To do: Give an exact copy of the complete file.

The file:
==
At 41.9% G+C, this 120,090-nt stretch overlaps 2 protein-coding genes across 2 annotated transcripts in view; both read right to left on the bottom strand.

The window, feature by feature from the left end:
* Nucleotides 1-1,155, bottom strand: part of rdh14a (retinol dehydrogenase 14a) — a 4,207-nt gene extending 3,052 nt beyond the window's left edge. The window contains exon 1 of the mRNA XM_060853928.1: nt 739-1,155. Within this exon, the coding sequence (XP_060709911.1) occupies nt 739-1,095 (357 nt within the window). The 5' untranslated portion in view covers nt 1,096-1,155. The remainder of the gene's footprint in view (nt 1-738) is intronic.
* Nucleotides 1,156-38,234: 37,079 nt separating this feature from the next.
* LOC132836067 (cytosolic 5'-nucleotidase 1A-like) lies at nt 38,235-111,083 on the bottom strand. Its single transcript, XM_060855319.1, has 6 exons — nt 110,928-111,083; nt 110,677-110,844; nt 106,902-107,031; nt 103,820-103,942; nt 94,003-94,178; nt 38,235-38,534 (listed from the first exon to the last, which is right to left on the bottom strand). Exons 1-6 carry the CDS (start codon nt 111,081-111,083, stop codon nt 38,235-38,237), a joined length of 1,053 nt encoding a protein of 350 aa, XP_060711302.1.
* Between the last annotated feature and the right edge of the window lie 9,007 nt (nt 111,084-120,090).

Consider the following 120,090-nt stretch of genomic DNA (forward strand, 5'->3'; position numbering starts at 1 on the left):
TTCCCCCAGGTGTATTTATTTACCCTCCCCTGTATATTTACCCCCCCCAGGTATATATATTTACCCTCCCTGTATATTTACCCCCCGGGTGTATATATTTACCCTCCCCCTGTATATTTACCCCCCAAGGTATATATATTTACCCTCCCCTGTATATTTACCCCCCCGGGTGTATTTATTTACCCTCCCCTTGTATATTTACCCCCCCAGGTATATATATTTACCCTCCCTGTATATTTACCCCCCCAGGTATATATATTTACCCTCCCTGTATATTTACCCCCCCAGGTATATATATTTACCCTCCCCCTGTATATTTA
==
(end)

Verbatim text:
At 41.9% G+C, this 120,090-nt stretch overlaps 2 protein-coding genes across 2 annotated transcripts in view; both read right to left on the bottom strand.

The window, feature by feature from the left end:
* Nucleotides 1-1,155, bottom strand: part of rdh14a (retinol dehydrogenase 14a) — a 4,207-nt gene extending 3,052 nt beyond the window's left edge. The window contains exon 1 of the mRNA XM_060853928.1: nt 739-1,155. Within this exon, the coding sequence (XP_060709911.1) occupies nt 739-1,095 (357 nt within the window). The 5' untranslated portion in view covers nt 1,096-1,155. The remainder of the gene's footprint in view (nt 1-738) is intronic.
* Nucleotides 1,156-38,234: 37,079 nt separating this feature from the next.
* LOC132836067 (cytosolic 5'-nucleotidase 1A-like) lies at nt 38,235-111,083 on the bottom strand. Its single transcript, XM_060855319.1, has 6 exons — nt 110,928-111,083; nt 110,677-110,844; nt 106,902-107,031; nt 103,820-103,942; nt 94,003-94,178; nt 38,235-38,534 (listed from the first exon to the last, which is right to left on the bottom strand). Exons 1-6 carry the CDS (start codon nt 111,081-111,083, stop codon nt 38,235-38,237), a joined length of 1,053 nt encoding a protein of 350 aa, XP_060711302.1.
* Between the last annotated feature and the right edge of the window lie 9,007 nt (nt 111,084-120,090).

Consider the following 120,090-nt stretch of genomic DNA (forward strand, 5'->3'; position numbering starts at 1 on the left):
TTCCCCCAGGTGTATTTATTTACCCTCCCCTGTATATTTACCCCCCCCAGGTATATATATTTACCCTCCCTGTATATTTACCCCCCGGGTGTATATATTTACCCTCCCCCTGTATATTTACCCCCCAAGGTATATATATTTACCCTCCCCTGTATATTTACCCCCCCGGGTGTATTTATTTACCCTCCCCTTGTATATTTACCCCCCCAGGTATATATATTTACCCTCCCTGTATATTTACCCCCCCAGGTATATATATTTACCCTCCCTGTATATTTACCCCCCCAGGTATATATATTTACCCTCCCCCTGTATATTTA